One man who believes this is Ashton "Tat" Stewart, director of the Colorado-based Persian Ministries for World Witness. Stewart has spent a lifetime ministering to Muslims. As we battle bin Laden, Stewart says, the entire Muslim world is watching to see how we treat the Muslims among us. Instead of joining the Internet animosity and radio ranting, he says, Christians ought to seize the moment: We have a tremendous opportunity to model Christian love to Muslim neighbors.

How do we go about this?

First, Stewart says, we need to reach out in friendship. In the current climate, this might mean crossing the street to ask how a Muslim family is doing or visiting a mosque to express friendship. We might invite Muslim friends into our home for a meal. "What many Christians don't realize," Stewart says, "Is that just being a normal Christian is a radical witness to many Muslims." Their law is oppressive; they aren't used to love.

After building a bridge of friendship, the next step is to expose Muslims to what Stewart calls "kingdom realities." This might include praying in their presence, inviting them to a Bible study, or giving them a New Testament in their own language.

We should also be prepared to explain basic Christian beliefs, and familiarize ourselves with Islamic teachings. Moderate peace-loving Muslims are horrified by bin Laden's horrific attacks. They can easily be turned against him and perhaps they will then question how Islamic teaching could condone such violence. They need to see in us the love of Christ.

According to Stewart, many Muslims lack inner peace, and do not experience genuine, unconditional love; they don't understand true spiritual freedom. This means we might present Christ as the peace-giver who truly loves them and brings them freedom.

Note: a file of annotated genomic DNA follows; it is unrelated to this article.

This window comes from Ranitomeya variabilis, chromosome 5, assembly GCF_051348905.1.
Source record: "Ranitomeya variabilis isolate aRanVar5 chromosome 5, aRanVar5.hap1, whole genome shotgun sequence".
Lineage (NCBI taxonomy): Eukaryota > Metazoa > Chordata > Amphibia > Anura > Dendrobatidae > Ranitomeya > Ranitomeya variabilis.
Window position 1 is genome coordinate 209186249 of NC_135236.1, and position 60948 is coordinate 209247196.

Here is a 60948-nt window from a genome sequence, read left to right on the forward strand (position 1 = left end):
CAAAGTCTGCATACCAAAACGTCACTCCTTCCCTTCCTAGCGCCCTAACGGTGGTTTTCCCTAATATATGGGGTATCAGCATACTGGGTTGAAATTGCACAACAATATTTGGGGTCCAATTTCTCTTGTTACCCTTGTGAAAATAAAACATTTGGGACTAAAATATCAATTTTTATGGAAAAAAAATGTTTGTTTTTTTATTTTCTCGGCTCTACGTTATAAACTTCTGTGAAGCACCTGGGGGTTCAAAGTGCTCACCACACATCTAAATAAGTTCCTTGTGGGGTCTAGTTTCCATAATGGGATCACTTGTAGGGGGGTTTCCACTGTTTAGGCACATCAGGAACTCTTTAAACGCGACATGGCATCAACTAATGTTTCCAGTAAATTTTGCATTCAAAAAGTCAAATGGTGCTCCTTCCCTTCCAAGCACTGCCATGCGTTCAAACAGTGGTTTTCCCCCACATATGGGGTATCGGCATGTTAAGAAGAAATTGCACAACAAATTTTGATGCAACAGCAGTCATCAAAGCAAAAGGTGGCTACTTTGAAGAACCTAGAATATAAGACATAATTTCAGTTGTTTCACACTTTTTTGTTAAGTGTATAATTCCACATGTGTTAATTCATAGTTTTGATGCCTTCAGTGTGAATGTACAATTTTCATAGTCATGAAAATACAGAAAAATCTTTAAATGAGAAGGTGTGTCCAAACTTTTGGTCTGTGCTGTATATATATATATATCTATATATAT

Finally, before we invite a Muslim to follow Christ, we must understand the cost we are asking him to pay. Conversion may mean a complete loss of family, friends, career, and culture.
(Very typical among other religions as well as the cults - Jude.)

Stewart is right. As America embarks on what may be a lengthy war, we must seize the opportunity of the moment. The faith of many Muslims is crumbling as they see the horrors some radical elements in Islam are capable of. If Christians offer unconditional love to their supposed enemies, Stewart predicts, "In the next few years we may see mass turnings to Christ."

But it won't happen if we respond to hatred with even more hatred. Instead, we overcome evil with good --as Paul commanded. We must out-shout angry American threats with quiet Christian compassion. And we must meet terrorist lies with the transforming love of Christ.

Copyright (c) 2001 Prison Fellowship Ministries